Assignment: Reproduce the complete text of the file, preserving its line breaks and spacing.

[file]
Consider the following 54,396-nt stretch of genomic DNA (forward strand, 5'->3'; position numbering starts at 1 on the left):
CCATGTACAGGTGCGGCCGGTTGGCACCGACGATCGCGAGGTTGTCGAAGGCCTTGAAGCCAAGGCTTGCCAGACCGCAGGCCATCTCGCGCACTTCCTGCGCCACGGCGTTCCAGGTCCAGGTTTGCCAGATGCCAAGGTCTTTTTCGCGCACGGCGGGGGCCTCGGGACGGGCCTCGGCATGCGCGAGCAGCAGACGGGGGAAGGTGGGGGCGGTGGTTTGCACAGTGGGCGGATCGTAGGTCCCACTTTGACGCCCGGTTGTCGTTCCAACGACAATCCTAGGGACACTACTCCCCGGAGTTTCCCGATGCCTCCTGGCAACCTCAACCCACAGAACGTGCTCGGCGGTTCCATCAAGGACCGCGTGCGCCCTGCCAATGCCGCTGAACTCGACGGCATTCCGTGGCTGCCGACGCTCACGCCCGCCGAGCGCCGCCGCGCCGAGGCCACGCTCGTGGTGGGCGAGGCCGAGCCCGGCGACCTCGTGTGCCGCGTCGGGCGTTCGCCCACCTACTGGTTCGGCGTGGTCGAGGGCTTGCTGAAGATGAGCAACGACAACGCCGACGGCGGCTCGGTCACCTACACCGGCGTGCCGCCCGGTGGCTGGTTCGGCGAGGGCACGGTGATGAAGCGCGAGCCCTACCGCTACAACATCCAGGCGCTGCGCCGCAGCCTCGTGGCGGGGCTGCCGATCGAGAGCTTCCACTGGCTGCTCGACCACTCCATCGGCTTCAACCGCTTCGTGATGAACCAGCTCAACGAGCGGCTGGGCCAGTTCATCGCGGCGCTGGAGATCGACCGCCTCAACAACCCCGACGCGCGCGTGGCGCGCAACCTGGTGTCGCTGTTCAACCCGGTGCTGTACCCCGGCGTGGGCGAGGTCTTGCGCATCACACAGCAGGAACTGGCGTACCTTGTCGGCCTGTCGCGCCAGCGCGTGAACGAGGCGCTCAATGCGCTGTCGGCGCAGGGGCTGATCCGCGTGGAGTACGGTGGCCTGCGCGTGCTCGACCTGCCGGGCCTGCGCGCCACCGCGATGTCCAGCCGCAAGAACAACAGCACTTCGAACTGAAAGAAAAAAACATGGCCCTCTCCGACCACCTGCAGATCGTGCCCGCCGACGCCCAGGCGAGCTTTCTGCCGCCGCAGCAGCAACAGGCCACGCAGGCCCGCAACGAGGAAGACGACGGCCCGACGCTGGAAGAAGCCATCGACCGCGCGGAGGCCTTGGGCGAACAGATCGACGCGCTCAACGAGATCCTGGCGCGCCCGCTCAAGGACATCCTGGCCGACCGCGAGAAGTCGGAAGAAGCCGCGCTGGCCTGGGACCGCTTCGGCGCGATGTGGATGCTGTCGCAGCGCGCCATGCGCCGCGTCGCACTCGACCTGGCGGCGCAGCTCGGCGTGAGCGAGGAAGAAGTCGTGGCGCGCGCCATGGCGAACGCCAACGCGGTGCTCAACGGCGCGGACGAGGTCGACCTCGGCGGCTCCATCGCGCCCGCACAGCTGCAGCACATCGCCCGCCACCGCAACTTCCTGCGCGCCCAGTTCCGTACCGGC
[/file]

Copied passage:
Consider the following 54,396-nt stretch of genomic DNA (forward strand, 5'->3'; position numbering starts at 1 on the left):
CCATGTACAGGTGCGGCCGGTTGGCACCGACGATCGCGAGGTTGTCGAAGGCCTTGAAGCCAAGGCTTGCCAGACCGCAGGCCATCTCGCGCACTTCCTGCGCCACGGCGTTCCAGGTCCAGGTTTGCCAGATGCCAAGGTCTTTTTCGCGCACGGCGGGGGCCTCGGGACGGGCCTCGGCATGCGCGAGCAGCAGACGGGGGAAGGTGGGGGCGGTGGTTTGCACAGTGGGCGGATCGTAGGTCCCACTTTGACGCCCGGTTGTCGTTCCAACGACAATCCTAGGGACACTACTCCCCGGAGTTTCCCGATGCCTCCTGGCAACCTCAACCCACAGAACGTGCTCGGCGGTTCCATCAAGGACCGCGTGCGCCCTGCCAATGCCGCTGAACTCGACGGCATTCCGTGGCTGCCGACGCTCACGCCCGCCGAGCGCCGCCGCGCCGAGGCCACGCTCGTGGTGGGCGAGGCCGAGCCCGGCGACCTCGTGTGCCGCGTCGGGCGTTCGCCCACCTACTGGTTCGGCGTGGTCGAGGGCTTGCTGAAGATGAGCAACGACAACGCCGACGGCGGCTCGGTCACCTACACCGGCGTGCCGCCCGGTGGCTGGTTCGGCGAGGGCACGGTGATGAAGCGCGAGCCCTACCGCTACAACATCCAGGCGCTGCGCCGCAGCCTCGTGGCGGGGCTGCCGATCGAGAGCTTCCACTGGCTGCTCGACCACTCCATCGGCTTCAACCGCTTCGTGATGAACCAGCTCAACGAGCGGCTGGGCCAGTTCATCGCGGCGCTGGAGATCGACCGCCTCAACAACCCCGACGCGCGCGTGGCGCGCAACCTGGTGTCGCTGTTCAACCCGGTGCTGTACCCCGGCGTGGGCGAGGTCTTGCGCATCACACAGCAGGAACTGGCGTACCTTGTCGGCCTGTCGCGCCAGCGCGTGAACGAGGCGCTCAATGCGCTGTCGGCGCAGGGGCTGATCCGCGTGGAGTACGGTGGCCTGCGCGTGCTCGACCTGCCGGGCCTGCGCGCCACCGCGATGTCCAGCCGCAAGAACAACAGCACTTCGAACTGAAAGAAAAAAACATGGCCCTCTCCGACCACCTGCAGATCGTGCCCGCCGACGCCCAGGCGAGCTTTCTGCCGCCGCAGCAGCAACAGGCCACGCAGGCCCGCAACGAGGAAGACGACGGCCCGACGCTGGAAGAAGCCATCGACCGCGCGGAGGCCTTGGGCGAACAGATCGACGCGCTCAACGAGATCCTGGCGCGCCCGCTCAAGGACATCCTGGCCGACCGCGAGAAGTCGGAAGAAGCCGCGCTGGCCTGGGACCGCTTCGGCGCGATGTGGATGCTGTCGCAGCGCGCCATGCGCCGCGTCGCACTCGACCTGGCGGCGCAGCTCGGCGTGAGCGAGGAAGAAGTCGTGGCGCGCGCCATGGCGAACGCCAACGCGGTGCTCAACGGCGCGGACGAGGTCGACCTCGGCGGCTCCATCGCGCCCGCACAGCTGCAGCACATCGCCCGCCACCGCAACTTCCTGCGCGCCCAGTTCCGTACCGGC